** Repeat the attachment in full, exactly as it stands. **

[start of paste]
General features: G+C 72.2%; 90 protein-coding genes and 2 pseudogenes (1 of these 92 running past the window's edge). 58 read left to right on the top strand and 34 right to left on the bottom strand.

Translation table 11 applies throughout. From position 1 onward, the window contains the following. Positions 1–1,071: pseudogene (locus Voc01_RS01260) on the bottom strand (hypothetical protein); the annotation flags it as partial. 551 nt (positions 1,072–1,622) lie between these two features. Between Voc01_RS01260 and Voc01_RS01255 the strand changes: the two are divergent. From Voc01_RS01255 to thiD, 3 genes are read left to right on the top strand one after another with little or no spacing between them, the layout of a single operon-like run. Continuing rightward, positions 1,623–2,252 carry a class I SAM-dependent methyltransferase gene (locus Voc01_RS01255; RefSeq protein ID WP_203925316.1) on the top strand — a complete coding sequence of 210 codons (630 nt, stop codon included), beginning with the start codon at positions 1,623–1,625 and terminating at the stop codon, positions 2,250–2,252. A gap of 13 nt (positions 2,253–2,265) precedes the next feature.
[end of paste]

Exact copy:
General features: G+C 72.2%; 90 protein-coding genes and 2 pseudogenes (1 of these 92 running past the window's edge). 58 read left to right on the top strand and 34 right to left on the bottom strand.

Translation table 11 applies throughout. From position 1 onward, the window contains the following. Positions 1–1,071: pseudogene (locus Voc01_RS01260) on the bottom strand (hypothetical protein); the annotation flags it as partial. 551 nt (positions 1,072–1,622) lie between these two features. Between Voc01_RS01260 and Voc01_RS01255 the strand changes: the two are divergent. From Voc01_RS01255 to thiD, 3 genes are read left to right on the top strand one after another with little or no spacing between them, the layout of a single operon-like run. Continuing rightward, positions 1,623–2,252 carry a class I SAM-dependent methyltransferase gene (locus Voc01_RS01255; RefSeq protein ID WP_203925316.1) on the top strand — a complete coding sequence of 210 codons (630 nt, stop codon included), beginning with the start codon at positions 1,623–1,625 and terminating at the stop codon, positions 2,250–2,252. A gap of 13 nt (positions 2,253–2,265) precedes the next feature.